Anyway, I've never been to a Space.NK store, but as it happens I do have a sample of their first men's scent, which is named, logically enough, Space.NK.Man. And the first time I put it on, I thought, "Oh, huh. Rocabar."

At first sniff, it does resemble Rocabar (which was launched in 1998, three years earlier): they are both woody, spicy outdoor scents with tons of conifer needles, both appealingly masculine. But the more you wear Space.NK.Man, the more you realize that the two scents are essentially the same idea treated in very, very different ways. Rocabar puts all its dry, coniferous notes up front, really wallops you with them, and only later treats you to an unexpected bath of vanilla, while Space.NK.Man starts off similarly dry and austere but then introduces its warm, creamy notes much earlier--they're not a surprise finish, but a part of the tapestry of the scent.

I already have a a bottle of Rocabar that will last me pretty much forever, but perhaps Jim is right to try to keep me out of a Space.NK, because if I found myself in one, I'm not entirely sure I could stop myself from buying Space.NK.Man. It's that gorgeous.

Sunday, January 02, 2011

Showered With Happiness

On December 31st or January 1st I was going to do a wrap-up of the year and write a little more about my neurological oddity, clear up a few things, add stuff I had forgotten, but it turns out that writing more about it is just as hard as writing about it was in the first place, so that's going to have to wait, although I did want to thank everyone who commented, because you were all really nice. And to think I was so worried about exposing myself so completely!

As I mentioned in late October, I got some Yves Rocher shower gel and hand soap in their limited-edition holiday Orange and Chocolate scent, and it is lovely stuff, which it would appear you can still buy, although I am going to warn you that the texture of these liquid soaps (which are identical in every way except the bottle) is not that great, being far too runny--more corn oil than corn syrup. But the smell is enchanting, and it's well worth the money.

But at least you can get that. Unless you live in the British Isles, you presumably can't get any of the next things I wanted to talk about, which in retrospect seems a bit mean, but at least if you're travelling there you can look for them.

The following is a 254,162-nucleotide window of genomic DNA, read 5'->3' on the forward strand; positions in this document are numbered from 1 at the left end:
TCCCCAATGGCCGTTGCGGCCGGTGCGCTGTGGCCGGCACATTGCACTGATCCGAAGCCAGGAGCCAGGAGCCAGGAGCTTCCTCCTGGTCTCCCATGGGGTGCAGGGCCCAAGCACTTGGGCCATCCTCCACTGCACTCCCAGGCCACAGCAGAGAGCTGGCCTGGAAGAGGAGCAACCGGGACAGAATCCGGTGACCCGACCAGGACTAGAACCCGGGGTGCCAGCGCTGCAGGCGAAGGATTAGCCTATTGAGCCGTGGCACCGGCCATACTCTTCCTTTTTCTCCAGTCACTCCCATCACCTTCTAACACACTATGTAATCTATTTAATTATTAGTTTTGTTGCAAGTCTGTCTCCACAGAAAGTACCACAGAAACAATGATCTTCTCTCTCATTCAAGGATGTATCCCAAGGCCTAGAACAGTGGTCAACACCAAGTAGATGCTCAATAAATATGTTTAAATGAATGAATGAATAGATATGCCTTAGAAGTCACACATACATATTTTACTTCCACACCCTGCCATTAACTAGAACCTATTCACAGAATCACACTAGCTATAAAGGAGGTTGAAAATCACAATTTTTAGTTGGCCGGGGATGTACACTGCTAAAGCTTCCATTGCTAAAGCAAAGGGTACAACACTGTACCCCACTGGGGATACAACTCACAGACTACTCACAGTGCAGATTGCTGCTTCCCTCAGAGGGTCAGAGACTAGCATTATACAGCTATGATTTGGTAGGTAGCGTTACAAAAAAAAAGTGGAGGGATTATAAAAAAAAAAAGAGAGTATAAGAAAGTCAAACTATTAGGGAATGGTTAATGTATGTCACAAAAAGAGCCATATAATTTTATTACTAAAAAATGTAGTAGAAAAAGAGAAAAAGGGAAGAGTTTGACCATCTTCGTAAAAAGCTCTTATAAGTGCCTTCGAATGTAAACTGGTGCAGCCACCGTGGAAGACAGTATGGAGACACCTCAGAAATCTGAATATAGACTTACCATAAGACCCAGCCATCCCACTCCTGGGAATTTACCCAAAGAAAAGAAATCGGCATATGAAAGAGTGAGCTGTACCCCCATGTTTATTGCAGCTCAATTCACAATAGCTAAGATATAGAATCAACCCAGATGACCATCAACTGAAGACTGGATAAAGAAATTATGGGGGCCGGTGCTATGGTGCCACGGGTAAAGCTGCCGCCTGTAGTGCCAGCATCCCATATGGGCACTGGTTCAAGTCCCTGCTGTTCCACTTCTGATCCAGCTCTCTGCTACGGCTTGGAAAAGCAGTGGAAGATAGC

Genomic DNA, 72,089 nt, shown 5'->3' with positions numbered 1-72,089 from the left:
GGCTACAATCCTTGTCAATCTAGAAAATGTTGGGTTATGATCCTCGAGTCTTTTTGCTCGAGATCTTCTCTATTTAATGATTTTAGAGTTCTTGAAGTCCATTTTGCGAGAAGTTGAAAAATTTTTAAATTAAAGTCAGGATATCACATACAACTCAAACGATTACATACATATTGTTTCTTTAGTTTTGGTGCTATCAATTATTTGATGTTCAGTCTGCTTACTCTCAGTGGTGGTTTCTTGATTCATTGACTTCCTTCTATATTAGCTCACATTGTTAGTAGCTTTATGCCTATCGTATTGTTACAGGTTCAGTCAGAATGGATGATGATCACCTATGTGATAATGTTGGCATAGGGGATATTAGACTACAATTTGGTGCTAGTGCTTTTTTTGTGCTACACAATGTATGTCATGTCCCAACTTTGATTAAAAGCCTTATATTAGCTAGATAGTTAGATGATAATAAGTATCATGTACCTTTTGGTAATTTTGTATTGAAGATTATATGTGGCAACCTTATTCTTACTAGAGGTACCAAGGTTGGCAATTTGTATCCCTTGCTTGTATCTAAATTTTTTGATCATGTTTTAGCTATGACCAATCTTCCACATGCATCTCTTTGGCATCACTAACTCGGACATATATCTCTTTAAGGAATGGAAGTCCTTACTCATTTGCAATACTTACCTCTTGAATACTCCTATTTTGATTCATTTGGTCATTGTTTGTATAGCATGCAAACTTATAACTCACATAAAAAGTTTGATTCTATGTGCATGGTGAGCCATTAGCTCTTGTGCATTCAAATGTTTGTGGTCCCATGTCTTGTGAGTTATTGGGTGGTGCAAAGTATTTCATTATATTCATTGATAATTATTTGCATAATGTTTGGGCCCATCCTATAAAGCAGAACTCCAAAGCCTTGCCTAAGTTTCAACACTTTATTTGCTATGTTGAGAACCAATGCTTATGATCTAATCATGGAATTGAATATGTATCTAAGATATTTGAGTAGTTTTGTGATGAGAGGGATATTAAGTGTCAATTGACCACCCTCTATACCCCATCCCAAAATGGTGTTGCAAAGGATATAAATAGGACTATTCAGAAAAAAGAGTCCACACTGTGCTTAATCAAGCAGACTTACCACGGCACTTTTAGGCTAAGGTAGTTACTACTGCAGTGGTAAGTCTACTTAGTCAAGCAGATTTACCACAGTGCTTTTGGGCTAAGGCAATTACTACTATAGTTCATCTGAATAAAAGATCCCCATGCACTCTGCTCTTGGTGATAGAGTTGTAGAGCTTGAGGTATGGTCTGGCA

When Jim and I were in the UK this past spring, I bought little bottles of shower gel from a company called Original Source; I got some Lemon and Tea Tree (smells like lemon meringue pie) and Mint (tingly, jazzy, and wide-awakey), and knew I had to get some more before I left. When I went to look for it in London before heading home, I couldn't find the Lemon, so I bought Lime instead. Some of Original Source's products are artificially scented, as we will see, but these three aren't, and so the Lime smells strikingly fresh and realistic. Jim tried some a couple of months after we got home and was instantly addicted: he doesn't like most artificial scents, but this smelled like the real thing. We tried to get some lime oil to put into an unscented shower gel, but there were two problems: 1) we couldn't find lime oil locally (though we could have ordered it for a fair bit of money), and 2) we couldn't find truly unscented shower gel (since even "unscented" or "fragrance-free" on a package doesn't generally mean that, and if it did, you probably wouldn't buy the product).

So we doled out tiny quantities of the shower gel to make it last--I still had the Mint and Lemon ones to fall back on, in addition to, as you can well imagine, others--and then in October when we decided to go back to London for a week, we knew that we would have to stock up. And did we ever. We ended up buying the equivalent of thirteen bottles of the Lime: five of the 250-mL bottle in ones and twos (so that we wouldn't look like complete freaks), and then four more of the

500-mL refill pouches when we discovered those at the local Sainsbury's. I wanted to get more, but Jim put his foot down, figuring our luggage was already heavy enough, and he was right. (We had left for the UK with our luggage half-empty, and when we got on the train to return home from Halifax, I discovered that my checked bag weighed 50.65 pounds. In addition to all that shower gel, we had bought a lot of books.)

On top of all that Lime shower gel, I bought a full-sized bottle of the Lemon

and also a pouch of Chocolate and Mint, which of course has some artificial scent in it but which is nevertheless charming, and also one last irresistible thing,

Winter, which supposedly consists of black pepper and cardamom but which also has other fragrance notes in it ("parfum" on the label), and I should say so, because it smells gorgeously like a very strong, spicy late-seventies or early-eighties men's cologne. (The word "WINTER" on the label appears to be set in lights like a marquee, but those are actually snowflakes, in case you were wondering.) I was going to use it on December 21st, but I kept forgetting until last night just before going to bed when I took it out of the storage closet so that I could shower with it this morning. The texture of all the Original Source gels is perfect--smooth and thick, just liquid enough so that it disperses instantly in water in your hand or on your skin.

As I seem to feel the need to state every now and then, the Original Source people--who as it turns out are not affiliated with Boots, as I mistakenly surmised back in May--are not paying me to say any of this, although frankly if they want to send me a bunch of product I'll happily receive it, because there are still a lot of their shower gels I haven't tried yet and won't be able to until I get back to the UK, which could take a couple of years, and while I'm at it I have to say that they really, really need to figure out a way to sell their stuff in North America, because it would go over gangbusters here. If you live in the UK, lucky you!